Tea Flavor

Appears in
On Food and Cooking

By Harold McGee

Published 2004

  • About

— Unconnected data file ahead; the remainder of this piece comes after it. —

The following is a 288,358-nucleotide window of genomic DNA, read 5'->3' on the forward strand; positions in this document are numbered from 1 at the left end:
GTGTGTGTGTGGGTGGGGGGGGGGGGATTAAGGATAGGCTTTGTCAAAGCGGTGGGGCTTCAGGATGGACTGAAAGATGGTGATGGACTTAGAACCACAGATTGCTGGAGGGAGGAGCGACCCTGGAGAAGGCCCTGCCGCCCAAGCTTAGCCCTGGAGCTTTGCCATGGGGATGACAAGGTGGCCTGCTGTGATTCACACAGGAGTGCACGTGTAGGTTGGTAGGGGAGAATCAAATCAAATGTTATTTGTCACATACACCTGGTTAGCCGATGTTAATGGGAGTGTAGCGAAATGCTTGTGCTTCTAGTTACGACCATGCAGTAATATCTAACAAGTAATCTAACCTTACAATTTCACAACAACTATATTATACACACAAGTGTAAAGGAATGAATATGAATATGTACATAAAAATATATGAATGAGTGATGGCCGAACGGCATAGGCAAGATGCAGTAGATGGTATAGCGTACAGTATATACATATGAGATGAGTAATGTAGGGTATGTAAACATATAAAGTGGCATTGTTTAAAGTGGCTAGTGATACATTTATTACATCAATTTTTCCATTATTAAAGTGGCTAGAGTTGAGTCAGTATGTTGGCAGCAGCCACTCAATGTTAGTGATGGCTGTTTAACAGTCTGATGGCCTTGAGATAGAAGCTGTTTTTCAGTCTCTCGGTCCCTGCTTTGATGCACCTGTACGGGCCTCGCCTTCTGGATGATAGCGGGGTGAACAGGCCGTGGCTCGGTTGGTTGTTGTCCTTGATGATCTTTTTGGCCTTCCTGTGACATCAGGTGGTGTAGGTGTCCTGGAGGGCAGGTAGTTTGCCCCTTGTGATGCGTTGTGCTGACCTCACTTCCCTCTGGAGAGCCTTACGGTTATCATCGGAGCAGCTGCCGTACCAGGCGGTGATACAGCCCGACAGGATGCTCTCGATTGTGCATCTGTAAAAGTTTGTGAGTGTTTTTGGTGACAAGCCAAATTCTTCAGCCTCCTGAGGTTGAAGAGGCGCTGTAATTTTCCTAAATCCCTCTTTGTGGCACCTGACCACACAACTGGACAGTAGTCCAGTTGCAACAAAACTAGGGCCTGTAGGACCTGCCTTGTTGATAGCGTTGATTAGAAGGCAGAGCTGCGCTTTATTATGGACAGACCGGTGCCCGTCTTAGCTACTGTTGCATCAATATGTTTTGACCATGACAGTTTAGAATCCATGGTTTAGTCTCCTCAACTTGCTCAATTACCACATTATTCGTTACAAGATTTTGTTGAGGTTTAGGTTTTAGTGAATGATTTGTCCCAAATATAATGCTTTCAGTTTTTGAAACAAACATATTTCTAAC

The taste of tea, a lively, mouthfilling quality, comes from several different sources. Tea is mildly acid and bitter and contains traces of salt. It’s also rich in a unique amino acid, theanine, which is itself sweet and savory, and partly breaks down during manufacturing to savory glutamic acid. Chinese green teas also contain synergizers of savoriness (GMP and IMP). Finally, bitter caffeine and astringent phenolics bond to and take the edge off each other and produce the impression of a stimulating but not harsh body. This effect is especially important to the taste of black teas, in which it’s called “briskness.”